The US government has lifted restrictions on satellite imagery and detail, potentially paving the way for higher-quality imagery used in services including Google Maps and Bing.
As reported by the BBC, the ruling means satellite imagery can now capture images where features as small as 50cm are allowed to be used commercially. Previously, it was illegal for businesses to capture and use images below this threshold -- as objects smaller than 50cm were required to be pixelated if viewed at all.
The decision paves the way for companies such as Google and Microsoft to make use of higher-quality images through satellites, which is cheaper than using low-flying aircraft to capture such detail. If utilized, this could improve the quality of services such as Google Maps, but it also could cause concern for those worried about their privacy.
One company, Digital Globe, told the publication that it would be able to sell images showing features as small as 31cm, and the firm plans to launch new satellites to take advantage of the change in legislation. The US Department of Commerce lifted the restrictions thanks to the company, which applied to have the law changed.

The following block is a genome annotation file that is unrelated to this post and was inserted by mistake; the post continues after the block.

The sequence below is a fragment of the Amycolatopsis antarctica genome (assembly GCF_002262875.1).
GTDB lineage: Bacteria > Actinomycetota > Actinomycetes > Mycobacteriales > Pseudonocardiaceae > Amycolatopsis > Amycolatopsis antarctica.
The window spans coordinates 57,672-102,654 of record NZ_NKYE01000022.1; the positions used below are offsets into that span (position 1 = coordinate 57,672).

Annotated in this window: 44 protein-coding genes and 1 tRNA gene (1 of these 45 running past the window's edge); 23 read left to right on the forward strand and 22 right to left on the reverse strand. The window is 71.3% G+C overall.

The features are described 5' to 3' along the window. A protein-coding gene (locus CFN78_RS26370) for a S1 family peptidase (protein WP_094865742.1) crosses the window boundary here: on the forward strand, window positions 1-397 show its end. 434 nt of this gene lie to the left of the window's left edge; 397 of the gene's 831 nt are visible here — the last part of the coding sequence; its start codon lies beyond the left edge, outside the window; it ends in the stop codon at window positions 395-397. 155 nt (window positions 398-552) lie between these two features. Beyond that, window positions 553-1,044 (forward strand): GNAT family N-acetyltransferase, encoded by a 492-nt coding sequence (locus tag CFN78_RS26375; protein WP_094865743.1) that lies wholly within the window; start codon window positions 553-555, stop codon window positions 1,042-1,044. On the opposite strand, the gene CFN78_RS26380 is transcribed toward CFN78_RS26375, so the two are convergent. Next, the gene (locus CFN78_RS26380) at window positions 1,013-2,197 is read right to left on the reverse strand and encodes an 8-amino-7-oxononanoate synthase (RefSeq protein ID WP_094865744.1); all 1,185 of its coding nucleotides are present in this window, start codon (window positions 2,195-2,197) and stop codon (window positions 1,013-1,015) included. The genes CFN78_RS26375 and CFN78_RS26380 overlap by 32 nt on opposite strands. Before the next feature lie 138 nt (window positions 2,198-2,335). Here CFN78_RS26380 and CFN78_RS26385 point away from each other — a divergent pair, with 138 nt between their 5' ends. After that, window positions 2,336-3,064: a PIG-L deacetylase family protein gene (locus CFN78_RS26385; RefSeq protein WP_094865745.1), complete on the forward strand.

Digital Globe's CEO commented:
"We are very pleased and appreciative that the US Department of Commerce has made this forward-leaning change to our nation's policy that will fuel innovation, create new high-tech jobs, and advance the nation's commanding lead in this strategically important industry."
The news comes ahead of Digital Globe's planned launch of the Worldview-3 satellite, which is designed to show "key features such as manholes and mailboxes" at 30-60cm resolution. Currently, online mapping services tend to show features from one or two meters, which details individual cars and streets.
Marc Dautlich, lawyer at Pinsent Masons, said that there was likely to be "repercussions" from consumers concerned about their privacy, and problems concerning national security may also be thrown into the mix.
Google recently announced the purchase of Skybox, a satellite imaging company, for $500 million. Google said the acquisition was made in order to improve Internet access in remote areas, as well as eventually assist in disaster relief. However, once Skybox has launched its full fleet of 24 satellites in 2018, high-quality images of the earth will be captured up to three times a day. With restrictions lifted, this could completely overhaul the quality and accuracy of Google Maps.
Google has also recently acquired Titan Aerospace, a firm which makes high-flying, high-altitude solar atmospheric satellites.